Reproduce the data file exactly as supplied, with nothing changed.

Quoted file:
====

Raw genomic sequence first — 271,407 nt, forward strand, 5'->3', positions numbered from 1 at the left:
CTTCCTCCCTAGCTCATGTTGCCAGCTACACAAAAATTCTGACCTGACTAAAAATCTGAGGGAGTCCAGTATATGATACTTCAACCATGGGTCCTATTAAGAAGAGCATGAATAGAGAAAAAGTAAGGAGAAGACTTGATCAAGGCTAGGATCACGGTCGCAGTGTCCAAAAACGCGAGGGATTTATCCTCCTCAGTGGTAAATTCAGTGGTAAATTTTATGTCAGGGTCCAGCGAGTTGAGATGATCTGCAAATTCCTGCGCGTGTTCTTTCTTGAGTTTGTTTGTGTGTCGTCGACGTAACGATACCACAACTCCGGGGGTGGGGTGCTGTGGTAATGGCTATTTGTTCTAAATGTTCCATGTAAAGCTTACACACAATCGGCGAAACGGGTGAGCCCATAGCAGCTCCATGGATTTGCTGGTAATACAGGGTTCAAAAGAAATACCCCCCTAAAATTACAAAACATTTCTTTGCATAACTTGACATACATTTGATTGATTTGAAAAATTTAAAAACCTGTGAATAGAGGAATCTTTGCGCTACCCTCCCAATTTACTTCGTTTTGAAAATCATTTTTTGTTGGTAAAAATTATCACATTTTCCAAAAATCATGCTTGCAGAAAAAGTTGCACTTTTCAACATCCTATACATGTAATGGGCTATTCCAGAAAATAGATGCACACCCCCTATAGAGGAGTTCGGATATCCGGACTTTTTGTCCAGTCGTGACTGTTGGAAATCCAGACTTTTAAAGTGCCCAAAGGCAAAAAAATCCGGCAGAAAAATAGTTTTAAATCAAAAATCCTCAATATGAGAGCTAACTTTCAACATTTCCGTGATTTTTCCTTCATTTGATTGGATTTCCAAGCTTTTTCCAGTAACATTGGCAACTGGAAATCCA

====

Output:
Raw genomic sequence first — 271,407 nt, forward strand, 5'->3', positions numbered from 1 at the left:
CTTCCTCCCTAGCTCATGTTGCCAGCTACACAAAAATTCTGACCTGACTAAAAATCTGAGGGAGTCCAGTATATGATACTTCAACCATGGGTCCTATTAAGAAGAGCATGAATAGAGAAAAAGTAAGGAGAAGACTTGATCAAGGCTAGGATCACGGTCGCAGTGTCCAAAAACGCGAGGGATTTATCCTCCTCAGTGGTAAATTCAGTGGTAAATTTTATGTCAGGGTCCAGCGAGTTGAGATGATCTGCAAATTCCTGCGCGTGTTCTTTCTTGAGTTTGTTTGTGTGTCGTCGACGTAACGATACCACAACTCCGGGGGTGGGGTGCTGTGGTAATGGCTATTTGTTCTAAATGTTCCATGTAAAGCTTACACACAATCGGCGAAACGGGTGAGCCCATAGCAGCTCCATGGATTTGCTGGTAATACAGGGTTCAAAAGAAATACCCCCCTAAAATTACAAAACATTTCTTTGCATAACTTGACATACATTTGATTGATTTGAAAAATTTAAAAACCTGTGAATAGAGGAATCTTTGCGCTACCCTCCCAATTTACTTCGTTTTGAAAATCATTTTTTGTTGGTAAAAATTATCACATTTTCCAAAAATCATGCTTGCAGAAAAAGTTGCACTTTTCAACATCCTATACATGTAATGGGCTATTCCAGAAAATAGATGCACACCCCCTATAGAGGAGTTCGGATATCCGGACTTTTTGTCCAGTCGTGACTGTTGGAAATCCAGACTTTTAAAGTGCCCAAAGGCAAAAAAATCCGGCAGAAAAATAGTTTTAAATCAAAAATCCTCAATATGAGAGCTAACTTTCAACATTTCCGTGATTTTTCCTTCATTTGATTGGATTTCCAAGCTTTTTCCAGTAACATTGGCAACTGGAAATCCA